St. Augustine, Laon c. 750. Paris, BnF ms. Latin 12168

The Merovingian Times

Major exhibition on the Merovingian Times at the Musée de Cluny in Paris is a must-see for any medievalists this winter

This winter, Musée de Cluny has mounted an extremely important exhibition, telling the story of the Merovingian times, ca. 450 – 750. With generous loans from all over Europe they succeed in telling the story based on the copious amounts of new research, which have been published in the last 50 years and which have yielded a much different story from what was until recently the received wisdom.

Drinking Horn from c. 500 - 550. From: Rouen, Musee des Antiquités, Inv. 398.3 (A)
Drinking Horn from c. 500 – 550. From: Rouen, Musee des Antiquités, Inv. 398.3 (A)

By extremely generous loans from libraries and museums all over Europe the curators have succeeded in telling a story – not only of the success of the Franks, but also the vibrant milieu in which they operated, characterised by a mixture of the Roman legacy, the early medieval Catholic church, the Hiberno-Christian inspiration from Ireland and the impact of the other successor kingdoms – the Visigoths, the Burgundians and the Thuringians. But they are also able to show the distinctive character of Merovingian art and literature as well as the inspiration from the Slavs and the East.

To sum it up: the Merovingian times did not constitute an insignificant prelude to the Carolingian, but quite the opposite. On their own terms the Frankish kings succeeded in forging a civilised, albeit extremely violent world, in which shifts of politics, law, religion, art, literature and popular culture looked quite differently from what came before and after.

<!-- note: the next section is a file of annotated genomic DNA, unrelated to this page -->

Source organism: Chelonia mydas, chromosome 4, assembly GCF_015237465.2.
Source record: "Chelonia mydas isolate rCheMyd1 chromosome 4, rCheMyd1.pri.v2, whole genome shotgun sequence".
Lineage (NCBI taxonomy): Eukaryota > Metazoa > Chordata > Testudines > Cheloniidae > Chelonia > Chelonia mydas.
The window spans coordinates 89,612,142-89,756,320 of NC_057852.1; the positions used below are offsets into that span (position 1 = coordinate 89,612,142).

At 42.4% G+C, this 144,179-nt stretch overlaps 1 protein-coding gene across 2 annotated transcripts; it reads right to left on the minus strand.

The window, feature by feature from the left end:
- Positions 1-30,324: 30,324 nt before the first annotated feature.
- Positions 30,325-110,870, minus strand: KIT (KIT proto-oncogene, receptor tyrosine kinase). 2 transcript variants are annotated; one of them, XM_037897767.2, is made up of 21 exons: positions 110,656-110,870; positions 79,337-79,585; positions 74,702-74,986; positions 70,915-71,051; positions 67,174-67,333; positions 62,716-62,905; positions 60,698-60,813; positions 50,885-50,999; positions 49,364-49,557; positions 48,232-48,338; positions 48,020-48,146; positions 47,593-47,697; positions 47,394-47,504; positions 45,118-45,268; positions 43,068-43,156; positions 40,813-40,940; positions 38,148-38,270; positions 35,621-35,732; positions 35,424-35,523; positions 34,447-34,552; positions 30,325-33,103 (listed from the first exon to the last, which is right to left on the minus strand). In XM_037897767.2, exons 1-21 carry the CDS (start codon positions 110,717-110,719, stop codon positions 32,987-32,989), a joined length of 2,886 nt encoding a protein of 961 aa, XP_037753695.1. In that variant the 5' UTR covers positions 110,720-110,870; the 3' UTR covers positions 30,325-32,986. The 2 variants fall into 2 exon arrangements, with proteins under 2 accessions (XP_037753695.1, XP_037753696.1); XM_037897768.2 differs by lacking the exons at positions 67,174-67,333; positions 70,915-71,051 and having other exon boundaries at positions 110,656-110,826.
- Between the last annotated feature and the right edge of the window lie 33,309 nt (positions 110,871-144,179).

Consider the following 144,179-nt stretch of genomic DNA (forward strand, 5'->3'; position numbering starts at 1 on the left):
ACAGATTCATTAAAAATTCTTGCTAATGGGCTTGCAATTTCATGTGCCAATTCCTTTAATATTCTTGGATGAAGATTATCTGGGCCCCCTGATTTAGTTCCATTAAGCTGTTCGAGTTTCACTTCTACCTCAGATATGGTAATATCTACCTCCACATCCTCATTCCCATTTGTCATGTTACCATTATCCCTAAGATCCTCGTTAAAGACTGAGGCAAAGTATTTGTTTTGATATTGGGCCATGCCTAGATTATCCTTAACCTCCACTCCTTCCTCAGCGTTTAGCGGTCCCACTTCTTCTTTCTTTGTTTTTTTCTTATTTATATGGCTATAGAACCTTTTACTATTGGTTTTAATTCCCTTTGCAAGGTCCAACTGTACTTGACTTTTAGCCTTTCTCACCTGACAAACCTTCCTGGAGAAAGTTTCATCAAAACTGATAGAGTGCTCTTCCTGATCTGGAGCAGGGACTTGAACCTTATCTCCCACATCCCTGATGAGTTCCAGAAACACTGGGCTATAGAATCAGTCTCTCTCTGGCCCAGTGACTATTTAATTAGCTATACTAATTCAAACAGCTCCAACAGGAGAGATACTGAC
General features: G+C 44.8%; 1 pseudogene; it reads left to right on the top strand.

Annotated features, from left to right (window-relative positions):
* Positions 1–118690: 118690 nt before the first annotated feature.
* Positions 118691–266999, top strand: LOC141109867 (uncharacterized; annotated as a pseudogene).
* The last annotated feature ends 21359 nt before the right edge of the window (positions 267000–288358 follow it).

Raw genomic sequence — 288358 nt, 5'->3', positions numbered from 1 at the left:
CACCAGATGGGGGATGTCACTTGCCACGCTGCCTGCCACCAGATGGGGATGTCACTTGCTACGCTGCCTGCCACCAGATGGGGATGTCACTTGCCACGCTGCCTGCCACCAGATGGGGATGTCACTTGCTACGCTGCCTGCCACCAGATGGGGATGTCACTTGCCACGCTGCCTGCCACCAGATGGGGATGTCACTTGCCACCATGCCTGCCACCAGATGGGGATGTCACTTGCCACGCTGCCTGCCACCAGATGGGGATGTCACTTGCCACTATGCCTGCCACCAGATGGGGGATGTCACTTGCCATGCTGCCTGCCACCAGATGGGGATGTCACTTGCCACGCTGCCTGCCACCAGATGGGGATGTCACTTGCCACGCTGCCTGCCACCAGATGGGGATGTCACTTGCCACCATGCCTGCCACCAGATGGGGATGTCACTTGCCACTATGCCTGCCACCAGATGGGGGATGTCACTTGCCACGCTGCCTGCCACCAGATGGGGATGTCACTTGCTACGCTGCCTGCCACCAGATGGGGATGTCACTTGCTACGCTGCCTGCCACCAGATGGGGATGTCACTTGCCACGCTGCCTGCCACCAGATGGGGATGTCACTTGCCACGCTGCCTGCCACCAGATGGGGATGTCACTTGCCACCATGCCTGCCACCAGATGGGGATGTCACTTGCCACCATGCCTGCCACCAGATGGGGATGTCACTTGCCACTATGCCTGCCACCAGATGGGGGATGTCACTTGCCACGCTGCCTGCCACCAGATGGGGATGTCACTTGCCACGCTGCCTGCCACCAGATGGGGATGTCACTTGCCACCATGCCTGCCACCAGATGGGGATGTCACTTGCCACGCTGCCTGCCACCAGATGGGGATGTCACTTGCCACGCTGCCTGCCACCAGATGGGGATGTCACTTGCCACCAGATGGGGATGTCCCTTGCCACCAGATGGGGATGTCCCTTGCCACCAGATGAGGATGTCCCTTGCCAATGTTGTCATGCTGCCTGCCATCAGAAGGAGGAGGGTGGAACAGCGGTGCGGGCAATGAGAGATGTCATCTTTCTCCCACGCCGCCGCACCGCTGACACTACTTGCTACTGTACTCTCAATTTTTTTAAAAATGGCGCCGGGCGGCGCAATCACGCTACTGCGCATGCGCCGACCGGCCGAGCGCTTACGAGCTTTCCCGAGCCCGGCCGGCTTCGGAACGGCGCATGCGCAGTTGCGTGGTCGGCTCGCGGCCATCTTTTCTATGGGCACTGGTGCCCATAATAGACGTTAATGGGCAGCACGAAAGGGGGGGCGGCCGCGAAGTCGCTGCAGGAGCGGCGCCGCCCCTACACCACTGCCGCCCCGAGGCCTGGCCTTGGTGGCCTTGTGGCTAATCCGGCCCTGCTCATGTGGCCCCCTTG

One source of this new knowledge is of course the many results modern medieval archaeology has yielded, not least the excavations of literally tens of thousands of burials in Merovingian cemeteries, the so-called row-graves. However, recent excavations of settlements and remains of buildings are slowly contributing to renewed wisdom concerning what happened to the cities, towns, roads, harbours, villas and settlements in the countryside, which characterised Gaul as well as Western Europe in Late Antiquity. Some remained and continued to be cared for while other elements metamorphosed into new and different ways of living and modes of thought.

Of course, the exhibition is first of all a chance in perhaps a decade to view and marvel at all the unique treasures, which have been brought together: manuscripts, which are usually kept under lock for conservation purposes, unique pieces of art, which are usually only available for examination outside their context or archaeological remains, seldom seen together with the other artistic remains.

Yes, it helps to understand the exhibition to have read widely about the history of the Franks, the Merovingian kingdoms, the long-haired kings and their exploits. But it also helps that the curators have produced a magnificent catalogue with very well-written introductions to the different perspectives, presented in the exhibition.

Don’t miss this!



St. Augustine, Laon c. 750. Paris, BnF ms. Latin 12168


Les Temps mérovingiens
Paris, Musée de Cluny
26.10.2016 – 13.02.2017


Les Temps Mérovingiens – Trois Siècles d’Art et de Culture (451 – 751)
Ed. by I Bardiès-fronty, C. Denoël and I. Villela-Petit.
Publisher: RMN (October 19, 2016)
ISBN-10: 271186328X
ISBN-13: 978-2711863280







In connection with the exhibition Gallica at Bnf have developed a dedicated website – Les Temps Mérovingiens – presenting photos and presentations of the artefacts presented at the exhibition as well as the collection of Merovingian manuscripts, which reside in the BnF and have been digitized.









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